To start the cake itself I had to melt butter and dark brown sugar in a pan on the hob. The recipe asked for molasses sugar but I couldn’t find any so used dark brown muscovado sugar instead. Once this had melted I took it off the heat.

I then weighed out some plain flour and various spices, such as ginger, cinnamon and ground mixed spice. The mixed spice was in place of ground cloves and nutmeg as I wanted to use what I had in the cupboard. Then I added beaten eggs and the whole mixture was carefully folded in before spooning carefully into my prepared traybake tin.

As it was a traybake tin, the cake’s cooking time was a lot shorter had it been in a different and deeper tin. It only needed roughly about an hour but I checked with a skewer.

The cake doesn’t look all that attractive and looks very bumpy but I am sure it will look much better once it is decorated! I will update the post as soon as that’s done nearer Christmas.

Happy Baking!

Love Sam xx

Lime and Coconut Drizzle Bundt Cake: Amazing Cakes #16

Those of you who know me might remember that I have an addiction to collecting Nordicware Bundt pans. I haven’t got as many pans as some people but I have enough to drive Mr S to wish he could flog them all on Ebay! To me, they are pretty and stylish and make an ordinary cake even more exciting to look at. To me, a bundt pan is a thing of beauty.

Recently though, I have had a spate of bundt pan disasters. I know I’m not the only one as I discovered online but it still is heartbreaking when you spend ages and also lots of money on ingredients to find the blinking thing sticks in the tin or falls apart when you try to get it out of the pan. It got to the stage where I was getting so frustrated and it was happening with recipes I had used before!

I am currently having a go at different recipes in the 2019 Great British Bake Off book: Amazing Cakes From The Great British Bake Off. A couple of weeks ago we were at home on the Sunday afternoon and I wanted to bake something I could share at work. I looked through the book and also at what I had in the cupboards and the fridge. I noticed we had some limes which needed using up. Why I had bought three limes I don’t know. I might buy one to cut up in my weekend gin and tonic or to enhance a recipe but not three. So a recipe using limes was a good idea.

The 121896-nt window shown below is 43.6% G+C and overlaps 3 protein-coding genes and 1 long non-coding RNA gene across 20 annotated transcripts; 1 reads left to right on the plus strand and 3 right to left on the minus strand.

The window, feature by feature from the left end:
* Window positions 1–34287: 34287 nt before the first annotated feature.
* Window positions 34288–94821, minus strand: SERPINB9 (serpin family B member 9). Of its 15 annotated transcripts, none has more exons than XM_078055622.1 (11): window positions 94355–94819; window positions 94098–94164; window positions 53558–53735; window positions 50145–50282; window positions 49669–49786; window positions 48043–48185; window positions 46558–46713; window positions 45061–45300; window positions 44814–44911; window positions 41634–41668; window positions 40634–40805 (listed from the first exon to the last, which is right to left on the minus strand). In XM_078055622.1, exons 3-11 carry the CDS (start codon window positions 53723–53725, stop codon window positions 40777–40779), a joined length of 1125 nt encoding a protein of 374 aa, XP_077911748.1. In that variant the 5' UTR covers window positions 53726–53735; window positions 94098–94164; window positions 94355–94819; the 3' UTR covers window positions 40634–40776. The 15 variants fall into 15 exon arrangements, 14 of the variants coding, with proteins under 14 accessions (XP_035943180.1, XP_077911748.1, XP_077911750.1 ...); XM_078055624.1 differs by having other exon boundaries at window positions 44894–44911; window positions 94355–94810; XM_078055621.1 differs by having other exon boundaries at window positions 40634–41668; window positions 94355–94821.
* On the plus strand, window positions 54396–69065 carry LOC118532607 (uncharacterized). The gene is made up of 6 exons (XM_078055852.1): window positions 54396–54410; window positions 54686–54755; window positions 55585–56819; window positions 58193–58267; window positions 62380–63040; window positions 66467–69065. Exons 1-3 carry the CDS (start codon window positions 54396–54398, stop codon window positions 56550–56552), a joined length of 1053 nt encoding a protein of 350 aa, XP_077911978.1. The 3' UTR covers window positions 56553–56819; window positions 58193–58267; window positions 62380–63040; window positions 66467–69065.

Phil who was one of the bakers from the 2019 GBBO series and made a Lime and Coconut Drizzle Bundt Cake on one of the programmes. His recipe is in the Amazing Cakes book and was pictured in the Nordicware Heritage Bundt pan. I love using my Heritage pan and it’s the first pan I bought when I started back full time teaching in 2015. Before that I only had a couple of pans and they had been presents as I couldn’t justify spending it out of my earnings.

Back to this particular Sunday afternoon and I got all the ingredients out of the cupboard. I then started to prep the limes by zesting them and then juicing them. My zester is actually a fine grater which works better than the zester I have. It comes out a lot finer.

To make the cake itself I creamed butter and sugar together until it became light and creamy. I then added in eggs one by one and carefully mixed them in followed by self raising flour and some desiccated coconut. After this I folded in the juice and zest of one of the limes, keeping the other two for the drizzle and decoration to follow.

The cake baked in the oven for 40 minutes approx. This seemed to be much less cooking time than an ordinary bundt cake recipe and even so it came out a little too well done in places. The oven was on at the right temperature: 160oC fan!

Meanwhile I made up a little bit of lime crunch to sprinkle on the top of the cake. This was done by spreading the zest of two limes and some caster sugar mixed up out flat on some baking paper to dry out. Then on with the drizzle which was made up of lime juice and sifted icing sugar. This was ready to be poured onto the cake when it was still warm from the oven. To get an even drizzle, I poke holes in the warm cake with a skewer so that the drizzle syrup soaks the sponge and keeps it moist.

I also made a runny icing glaze to go on the top of the cake and to pour down the sides. This was also with icing sugar mixed with lime juice but there was far more icing sugar to juice here. To pour it evenly I used a plastic bottle with a nozzle to help me. This was put onto the cake when it had cooled down or else it would have soaked into the cake. To finish off, I sprinkled on some of the lime zest crunch. I didn’t need it all in the end.

The cake tasted delicious and moist. A lovely zesty combination of the lime and the coconut which is a good all round bake which was a hit with everyone. I will definitely bake this again!

Happy Baking!

Love Sam xx